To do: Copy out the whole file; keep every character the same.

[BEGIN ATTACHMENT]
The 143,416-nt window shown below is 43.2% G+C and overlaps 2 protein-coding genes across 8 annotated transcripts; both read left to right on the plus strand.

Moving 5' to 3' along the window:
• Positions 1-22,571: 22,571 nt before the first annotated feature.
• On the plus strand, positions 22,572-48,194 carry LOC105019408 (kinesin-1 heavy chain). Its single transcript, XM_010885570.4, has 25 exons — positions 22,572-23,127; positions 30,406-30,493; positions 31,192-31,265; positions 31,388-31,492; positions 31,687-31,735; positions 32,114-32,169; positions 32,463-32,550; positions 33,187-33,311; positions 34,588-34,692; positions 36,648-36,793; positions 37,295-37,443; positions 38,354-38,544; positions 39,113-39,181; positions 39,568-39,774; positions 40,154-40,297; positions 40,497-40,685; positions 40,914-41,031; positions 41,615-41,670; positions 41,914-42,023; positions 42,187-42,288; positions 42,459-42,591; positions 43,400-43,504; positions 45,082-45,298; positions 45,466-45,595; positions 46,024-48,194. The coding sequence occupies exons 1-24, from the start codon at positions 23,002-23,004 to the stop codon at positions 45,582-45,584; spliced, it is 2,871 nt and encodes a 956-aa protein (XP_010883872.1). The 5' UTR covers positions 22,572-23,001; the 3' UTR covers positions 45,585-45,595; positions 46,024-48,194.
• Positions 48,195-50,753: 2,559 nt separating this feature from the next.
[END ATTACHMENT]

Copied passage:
The 143,416-nt window shown below is 43.2% G+C and overlaps 2 protein-coding genes across 8 annotated transcripts; both read left to right on the plus strand.

Moving 5' to 3' along the window:
• Positions 1-22,571: 22,571 nt before the first annotated feature.
• On the plus strand, positions 22,572-48,194 carry LOC105019408 (kinesin-1 heavy chain). Its single transcript, XM_010885570.4, has 25 exons — positions 22,572-23,127; positions 30,406-30,493; positions 31,192-31,265; positions 31,388-31,492; positions 31,687-31,735; positions 32,114-32,169; positions 32,463-32,550; positions 33,187-33,311; positions 34,588-34,692; positions 36,648-36,793; positions 37,295-37,443; positions 38,354-38,544; positions 39,113-39,181; positions 39,568-39,774; positions 40,154-40,297; positions 40,497-40,685; positions 40,914-41,031; positions 41,615-41,670; positions 41,914-42,023; positions 42,187-42,288; positions 42,459-42,591; positions 43,400-43,504; positions 45,082-45,298; positions 45,466-45,595; positions 46,024-48,194. The coding sequence occupies exons 1-24, from the start codon at positions 23,002-23,004 to the stop codon at positions 45,582-45,584; spliced, it is 2,871 nt and encodes a 956-aa protein (XP_010883872.1). The 5' UTR covers positions 22,572-23,001; the 3' UTR covers positions 45,585-45,595; positions 46,024-48,194.
• Positions 48,195-50,753: 2,559 nt separating this feature from the next.